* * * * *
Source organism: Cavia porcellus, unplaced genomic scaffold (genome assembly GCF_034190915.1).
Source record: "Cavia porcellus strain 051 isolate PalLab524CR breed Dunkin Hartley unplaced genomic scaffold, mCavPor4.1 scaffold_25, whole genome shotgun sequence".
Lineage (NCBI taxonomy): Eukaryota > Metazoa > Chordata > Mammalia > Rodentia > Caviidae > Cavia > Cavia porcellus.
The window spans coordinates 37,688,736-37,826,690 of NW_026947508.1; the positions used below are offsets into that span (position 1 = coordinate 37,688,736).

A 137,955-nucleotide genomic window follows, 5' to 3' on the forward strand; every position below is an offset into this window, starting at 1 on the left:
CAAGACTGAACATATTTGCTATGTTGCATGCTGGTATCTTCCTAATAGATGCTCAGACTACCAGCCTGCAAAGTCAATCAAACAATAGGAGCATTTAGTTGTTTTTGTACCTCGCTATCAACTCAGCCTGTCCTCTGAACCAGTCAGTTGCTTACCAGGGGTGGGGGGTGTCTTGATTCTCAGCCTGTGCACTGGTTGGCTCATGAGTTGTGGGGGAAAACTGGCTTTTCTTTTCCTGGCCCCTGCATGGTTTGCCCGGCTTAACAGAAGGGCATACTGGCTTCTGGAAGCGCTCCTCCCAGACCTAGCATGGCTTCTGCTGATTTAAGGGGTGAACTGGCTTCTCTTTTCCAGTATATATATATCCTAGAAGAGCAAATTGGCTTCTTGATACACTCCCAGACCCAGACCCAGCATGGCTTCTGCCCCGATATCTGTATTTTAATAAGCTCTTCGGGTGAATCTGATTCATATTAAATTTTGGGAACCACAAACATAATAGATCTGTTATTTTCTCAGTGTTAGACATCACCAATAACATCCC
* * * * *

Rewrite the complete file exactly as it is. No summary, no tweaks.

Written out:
Source organism: Cavia porcellus, unplaced genomic scaffold (genome assembly GCF_034190915.1).
Source record: "Cavia porcellus strain 051 isolate PalLab524CR breed Dunkin Hartley unplaced genomic scaffold, mCavPor4.1 scaffold_25, whole genome shotgun sequence".
Lineage (NCBI taxonomy): Eukaryota > Metazoa > Chordata > Mammalia > Rodentia > Caviidae > Cavia > Cavia porcellus.
The window spans coordinates 37,688,736-37,826,690 of NW_026947508.1; the positions used below are offsets into that span (position 1 = coordinate 37,688,736).

A 137,955-nucleotide genomic window follows, 5' to 3' on the forward strand; every position below is an offset into this window, starting at 1 on the left:
CAAGACTGAACATATTTGCTATGTTGCATGCTGGTATCTTCCTAATAGATGCTCAGACTACCAGCCTGCAAAGTCAATCAAACAATAGGAGCATTTAGTTGTTTTTGTACCTCGCTATCAACTCAGCCTGTCCTCTGAACCAGTCAGTTGCTTACCAGGGGTGGGGGGTGTCTTGATTCTCAGCCTGTGCACTGGTTGGCTCATGAGTTGTGGGGGAAAACTGGCTTTTCTTTTCCTGGCCCCTGCATGGTTTGCCCGGCTTAACAGAAGGGCATACTGGCTTCTGGAAGCGCTCCTCCCAGACCTAGCATGGCTTCTGCTGATTTAAGGGGTGAACTGGCTTCTCTTTTCCAGTATATATATATCCTAGAAGAGCAAATTGGCTTCTTGATACACTCCCAGACCCAGACCCAGCATGGCTTCTGCCCCGATATCTGTATTTTAATAAGCTCTTCGGGTGAATCTGATTCATATTAAATTTTGGGAACCACAAACATAATAGATCTGTTATTTTCTCAGTGTTAGACATCACCAATAACATCCC